10 Storage-Tricky Foods Explained

Storing these 10 kitchen staples should be easy, but there are rules to follow to keep them tasting their best from Food Network.

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Nuts

Store: In the Freezer

Why? The high levels of natural oils in nuts can turn rancid. Cold temperatures slow down the process and the darkness of the freezer protects nuts from light exposure, which also causes nuts to go stale.

Whole Grains

Store: In the pantry if used often — otherwise, in the freezer

Why? The healthy oils found in whole grains are impacted by heat, light and moisture. If grains are in heavy rotation, they'll keep in an airtight container for three to six months; if they smell musty, they need to be tossed. Whole grains and whole-grain flours will keep in a freezer for up to a year. Keep flours in a pantry for no more than one to three months; store them in the freezer for up to six months.

Potatoes

Store: In the pantry

Why? Potatoes may seemingly keep for longer in a refrigerator, but don't be fooled: Cold temperatures will convert the starch in potatoes into sugar, causing an unpleasant change in taste.

Tomatoes

Store: On a countertop, away from heat, moisture and light

Why? The cellular structure of this fruit collapses in the cold, resulting in a mealy tomato. They'll continue to ripen at room temperature and will keep for about three days once ripe.

Onions

Store: In the pantry

Why? The dark, cool confines of the pantry will allow for circulation, preventing a shortened shelf life as well as a loss of crispness, which can be caused by cold storage in a refrigerator.

Bread

Store: In the freezer

Why? Fresh bread may go stale or bad within a few days. Not only will freezer storage prolong the shelf life, but it takes only minutes for bread to defrost on the countertop, and the bread can be used in a toaster or oven direct from the freezer.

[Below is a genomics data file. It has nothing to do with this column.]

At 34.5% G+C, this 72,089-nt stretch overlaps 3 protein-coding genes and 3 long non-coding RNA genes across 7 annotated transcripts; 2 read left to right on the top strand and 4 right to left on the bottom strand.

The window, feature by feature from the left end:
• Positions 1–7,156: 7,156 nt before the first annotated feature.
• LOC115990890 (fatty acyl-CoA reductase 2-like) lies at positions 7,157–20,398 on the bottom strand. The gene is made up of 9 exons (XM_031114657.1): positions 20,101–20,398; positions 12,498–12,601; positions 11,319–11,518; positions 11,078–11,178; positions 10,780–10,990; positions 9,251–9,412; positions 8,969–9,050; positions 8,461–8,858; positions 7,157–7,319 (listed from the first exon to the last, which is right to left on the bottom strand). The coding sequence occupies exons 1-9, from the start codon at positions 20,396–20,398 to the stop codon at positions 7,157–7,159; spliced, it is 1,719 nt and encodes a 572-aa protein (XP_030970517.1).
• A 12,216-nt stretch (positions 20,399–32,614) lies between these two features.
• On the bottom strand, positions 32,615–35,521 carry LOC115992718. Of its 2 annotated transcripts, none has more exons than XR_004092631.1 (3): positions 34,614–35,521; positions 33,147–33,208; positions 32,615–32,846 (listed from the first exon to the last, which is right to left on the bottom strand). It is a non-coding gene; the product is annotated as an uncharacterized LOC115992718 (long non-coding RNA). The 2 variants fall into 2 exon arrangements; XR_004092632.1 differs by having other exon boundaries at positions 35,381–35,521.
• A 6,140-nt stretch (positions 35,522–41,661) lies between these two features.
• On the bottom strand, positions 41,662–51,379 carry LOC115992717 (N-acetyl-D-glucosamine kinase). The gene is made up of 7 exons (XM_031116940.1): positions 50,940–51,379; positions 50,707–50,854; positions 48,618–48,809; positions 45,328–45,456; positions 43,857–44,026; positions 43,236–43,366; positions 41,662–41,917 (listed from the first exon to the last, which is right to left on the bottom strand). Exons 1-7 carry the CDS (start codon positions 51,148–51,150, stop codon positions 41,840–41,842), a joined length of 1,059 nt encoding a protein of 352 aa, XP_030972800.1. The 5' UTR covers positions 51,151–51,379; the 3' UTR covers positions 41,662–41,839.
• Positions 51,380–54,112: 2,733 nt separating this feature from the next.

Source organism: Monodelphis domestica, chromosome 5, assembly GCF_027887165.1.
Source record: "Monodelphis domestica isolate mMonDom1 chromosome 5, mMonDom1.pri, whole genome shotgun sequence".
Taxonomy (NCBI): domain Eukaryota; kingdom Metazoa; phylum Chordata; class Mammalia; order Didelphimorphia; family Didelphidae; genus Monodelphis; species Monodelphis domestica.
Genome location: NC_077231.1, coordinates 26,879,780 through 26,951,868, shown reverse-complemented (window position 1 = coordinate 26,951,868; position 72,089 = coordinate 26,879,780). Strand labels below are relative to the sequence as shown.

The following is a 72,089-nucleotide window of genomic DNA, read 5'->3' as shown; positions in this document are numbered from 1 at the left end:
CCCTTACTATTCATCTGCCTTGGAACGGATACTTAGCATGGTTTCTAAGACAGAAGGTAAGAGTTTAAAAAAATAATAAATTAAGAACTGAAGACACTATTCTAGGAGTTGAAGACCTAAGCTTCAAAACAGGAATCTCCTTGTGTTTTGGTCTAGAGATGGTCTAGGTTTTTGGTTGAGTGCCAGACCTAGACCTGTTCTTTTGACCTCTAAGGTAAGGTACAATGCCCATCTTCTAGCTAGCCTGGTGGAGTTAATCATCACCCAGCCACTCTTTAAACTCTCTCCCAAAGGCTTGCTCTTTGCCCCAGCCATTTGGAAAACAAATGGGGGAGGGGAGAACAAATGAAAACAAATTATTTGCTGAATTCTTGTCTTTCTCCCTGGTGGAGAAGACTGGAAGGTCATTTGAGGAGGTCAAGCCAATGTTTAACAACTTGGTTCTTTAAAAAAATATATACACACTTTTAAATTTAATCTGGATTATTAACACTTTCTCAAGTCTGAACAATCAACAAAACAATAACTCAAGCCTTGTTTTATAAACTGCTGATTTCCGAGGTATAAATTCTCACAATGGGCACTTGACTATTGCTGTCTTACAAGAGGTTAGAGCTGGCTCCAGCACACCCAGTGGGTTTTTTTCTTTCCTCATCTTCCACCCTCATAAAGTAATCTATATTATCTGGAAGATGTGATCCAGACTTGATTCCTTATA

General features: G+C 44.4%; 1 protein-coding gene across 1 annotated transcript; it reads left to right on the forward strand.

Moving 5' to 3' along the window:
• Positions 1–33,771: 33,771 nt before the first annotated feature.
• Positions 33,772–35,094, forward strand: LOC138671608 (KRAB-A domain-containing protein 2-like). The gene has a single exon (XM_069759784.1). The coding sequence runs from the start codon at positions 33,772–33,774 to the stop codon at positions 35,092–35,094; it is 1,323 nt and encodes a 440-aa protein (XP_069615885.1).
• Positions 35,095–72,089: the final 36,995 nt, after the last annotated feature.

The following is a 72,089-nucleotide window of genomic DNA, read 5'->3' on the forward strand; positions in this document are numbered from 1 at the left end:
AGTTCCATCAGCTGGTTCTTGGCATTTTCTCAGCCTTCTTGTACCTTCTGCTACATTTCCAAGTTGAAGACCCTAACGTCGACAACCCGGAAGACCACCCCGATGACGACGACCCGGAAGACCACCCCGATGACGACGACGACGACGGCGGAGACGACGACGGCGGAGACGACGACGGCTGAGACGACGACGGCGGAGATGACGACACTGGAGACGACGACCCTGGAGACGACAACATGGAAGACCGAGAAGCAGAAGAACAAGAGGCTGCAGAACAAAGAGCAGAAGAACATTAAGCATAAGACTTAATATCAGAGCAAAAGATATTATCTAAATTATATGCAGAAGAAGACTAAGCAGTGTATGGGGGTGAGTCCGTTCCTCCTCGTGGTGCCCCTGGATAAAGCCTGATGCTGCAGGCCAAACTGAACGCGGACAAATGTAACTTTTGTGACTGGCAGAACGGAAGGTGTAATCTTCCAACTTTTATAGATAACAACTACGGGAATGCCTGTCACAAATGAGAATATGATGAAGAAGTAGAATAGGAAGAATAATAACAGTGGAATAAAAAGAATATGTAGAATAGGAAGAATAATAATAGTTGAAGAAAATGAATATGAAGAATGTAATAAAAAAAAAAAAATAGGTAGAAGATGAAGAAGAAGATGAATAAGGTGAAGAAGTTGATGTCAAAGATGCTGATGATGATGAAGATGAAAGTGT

Garlic

Store: In the pantry or refrigerator

Why? Garlic is one of the rare items on the list that benefits from moisture to prevent it from becoming rock hard. In dry climates, particularly during the winter, garlic will shrivel and rapidly lose moisture, making the crisper drawer the ideal place for storage. However, once garlic's stored in the cold, it will sprout within days of being stored at room temperature.

Basil

Store: On the counter

Why? While most herbs benefit from cold storage in a refrigerator, treat basil as you would fresh-cut flowers: Trim the ends and stick them in a glass of water to keep them fresh for days.

Bananas

Store: On the counter or in the refrigerator

Why? Bananas will ripen at room temperature. Once ripe, bananas may be stored in the refrigerator — the peels will turn black from the cold temperature, but the bananas will remain edible and keep for a few days before becoming overripe. However, once bananas have been refrigerated, they may not be able to resume the ripening process once brought back to room temperature.

Apples

Store: In the refrigerator

Why? Apples will continue to ripen if left at room temperature, causing them to go mealy after a few days. Storage in a refrigerator will keep apples crisp for up to three weeks.